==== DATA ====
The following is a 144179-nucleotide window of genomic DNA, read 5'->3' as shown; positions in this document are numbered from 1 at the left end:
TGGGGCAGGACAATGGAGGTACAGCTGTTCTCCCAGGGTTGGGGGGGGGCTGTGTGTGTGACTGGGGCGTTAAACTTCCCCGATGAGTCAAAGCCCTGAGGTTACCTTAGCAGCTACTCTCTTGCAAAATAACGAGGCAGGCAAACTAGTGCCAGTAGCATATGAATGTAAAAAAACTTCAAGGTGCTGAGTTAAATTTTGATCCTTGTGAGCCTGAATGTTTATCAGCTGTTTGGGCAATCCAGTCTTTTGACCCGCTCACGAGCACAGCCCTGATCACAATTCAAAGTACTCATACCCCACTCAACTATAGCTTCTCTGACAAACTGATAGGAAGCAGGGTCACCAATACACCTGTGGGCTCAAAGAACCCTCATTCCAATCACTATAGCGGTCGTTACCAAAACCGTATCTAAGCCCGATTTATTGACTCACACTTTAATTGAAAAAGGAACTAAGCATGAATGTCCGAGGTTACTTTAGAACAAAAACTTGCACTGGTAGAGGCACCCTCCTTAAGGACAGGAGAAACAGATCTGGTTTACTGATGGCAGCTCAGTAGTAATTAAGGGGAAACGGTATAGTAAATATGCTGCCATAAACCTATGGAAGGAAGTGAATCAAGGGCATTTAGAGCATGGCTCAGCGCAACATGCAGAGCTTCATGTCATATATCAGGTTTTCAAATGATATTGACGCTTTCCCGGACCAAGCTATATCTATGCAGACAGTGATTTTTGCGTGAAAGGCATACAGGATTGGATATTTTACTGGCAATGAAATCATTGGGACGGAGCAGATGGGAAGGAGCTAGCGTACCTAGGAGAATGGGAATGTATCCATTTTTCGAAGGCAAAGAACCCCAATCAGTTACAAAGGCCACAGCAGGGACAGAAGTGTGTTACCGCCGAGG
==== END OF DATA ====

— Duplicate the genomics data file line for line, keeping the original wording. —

The following is a 144179-nucleotide window of genomic DNA, read 5'->3' as shown; positions in this document are numbered from 1 at the left end:
TGGGGCAGGACAATGGAGGTACAGCTGTTCTCCCAGGGTTGGGGGGGGGCTGTGTGTGTGACTGGGGCGTTAAACTTCCCCGATGAGTCAAAGCCCTGAGGTTACCTTAGCAGCTACTCTCTTGCAAAATAACGAGGCAGGCAAACTAGTGCCAGTAGCATATGAATGTAAAAAAACTTCAAGGTGCTGAGTTAAATTTTGATCCTTGTGAGCCTGAATGTTTATCAGCTGTTTGGGCAATCCAGTCTTTTGACCCGCTCACGAGCACAGCCCTGATCACAATTCAAAGTACTCATACCCCACTCAACTATAGCTTCTCTGACAAACTGATAGGAAGCAGGGTCACCAATACACCTGTGGGCTCAAAGAACCCTCATTCCAATCACTATAGCGGTCGTTACCAAAACCGTATCTAAGCCCGATTTATTGACTCACACTTTAATTGAAAAAGGAACTAAGCATGAATGTCCGAGGTTACTTTAGAACAAAAACTTGCACTGGTAGAGGCACCCTCCTTAAGGACAGGAGAAACAGATCTGGTTTACTGATGGCAGCTCAGTAGTAATTAAGGGGAAACGGTATAGTAAATATGCTGCCATAAACCTATGGAAGGAAGTGAATCAAGGGCATTTAGAGCATGGCTCAGCGCAACATGCAGAGCTTCATGTCATATATCAGGTTTTCAAATGATATTGACGCTTTCCCGGACCAAGCTATATCTATGCAGACAGTGATTTTTGCGTGAAAGGCATACAGGATTGGATATTTTACTGGCAATGAAATCATTGGGACGGAGCAGATGGGAAGGAGCTAGCGTACCTAGGAGAATGGGAATGTATCCATTTTTCGAAGGCAAAGAACCCCAATCAGTTACAAAGGCCACAGCAGGGACAGAAGTGTGTTACCGCCGAGG